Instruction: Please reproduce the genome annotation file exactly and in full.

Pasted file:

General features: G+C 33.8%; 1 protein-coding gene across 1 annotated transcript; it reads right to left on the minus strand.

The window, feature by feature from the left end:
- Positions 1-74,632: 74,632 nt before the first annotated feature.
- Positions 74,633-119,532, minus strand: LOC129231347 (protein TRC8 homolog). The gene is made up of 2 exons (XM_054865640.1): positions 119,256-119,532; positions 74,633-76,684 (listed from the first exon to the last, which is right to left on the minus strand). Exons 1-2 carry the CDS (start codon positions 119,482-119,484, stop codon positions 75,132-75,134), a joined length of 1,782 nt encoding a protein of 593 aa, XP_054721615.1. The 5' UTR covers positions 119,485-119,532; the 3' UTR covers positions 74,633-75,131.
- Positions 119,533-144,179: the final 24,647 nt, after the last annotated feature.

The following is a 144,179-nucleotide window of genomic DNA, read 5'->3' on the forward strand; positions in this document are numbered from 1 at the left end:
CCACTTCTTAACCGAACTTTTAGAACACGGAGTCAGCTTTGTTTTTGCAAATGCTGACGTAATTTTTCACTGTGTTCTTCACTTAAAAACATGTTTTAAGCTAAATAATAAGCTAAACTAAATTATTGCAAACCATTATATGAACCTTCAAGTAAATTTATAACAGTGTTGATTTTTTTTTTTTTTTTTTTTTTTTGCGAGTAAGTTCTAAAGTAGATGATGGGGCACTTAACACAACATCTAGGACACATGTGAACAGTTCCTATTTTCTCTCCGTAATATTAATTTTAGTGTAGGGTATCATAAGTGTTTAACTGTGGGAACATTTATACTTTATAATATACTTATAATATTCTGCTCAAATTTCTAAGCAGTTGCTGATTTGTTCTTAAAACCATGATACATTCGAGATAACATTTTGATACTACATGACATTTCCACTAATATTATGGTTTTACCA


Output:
General features: G+C 33.8%; 1 protein-coding gene across 1 annotated transcript; it reads right to left on the minus strand.

The window, feature by feature from the left end:
- Positions 1-74,632: 74,632 nt before the first annotated feature.
- Positions 74,633-119,532, minus strand: LOC129231347 (protein TRC8 homolog). The gene is made up of 2 exons (XM_054865640.1): positions 119,256-119,532; positions 74,633-76,684 (listed from the first exon to the last, which is right to left on the minus strand). Exons 1-2 carry the CDS (start codon positions 119,482-119,484, stop codon positions 75,132-75,134), a joined length of 1,782 nt encoding a protein of 593 aa, XP_054721615.1. The 5' UTR covers positions 119,485-119,532; the 3' UTR covers positions 74,633-75,131.
- Positions 119,533-144,179: the final 24,647 nt, after the last annotated feature.

The following is a 144,179-nucleotide window of genomic DNA, read 5'->3' on the forward strand; positions in this document are numbered from 1 at the left end:
CCACTTCTTAACCGAACTTTTAGAACACGGAGTCAGCTTTGTTTTTGCAAATGCTGACGTAATTTTTCACTGTGTTCTTCACTTAAAAACATGTTTTAAGCTAAATAATAAGCTAAACTAAATTATTGCAAACCATTATATGAACCTTCAAGTAAATTTATAACAGTGTTGATTTTTTTTTTTTTTTTTTTTTTTTGCGAGTAAGTTCTAAAGTAGATGATGGGGCACTTAACACAACATCTAGGACACATGTGAACAGTTCCTATTTTCTCTCCGTAATATTAATTTTAGTGTAGGGTATCATAAGTGTTTAACTGTGGGAACATTTATACTTTATAATATACTTATAATATTCTGCTCAAATTTCTAAGCAGTTGCTGATTTGTTCTTAAAACCATGATACATTCGAGATAACATTTTGATACTACATGACATTTCCACTAATATTATGGTTTTACCA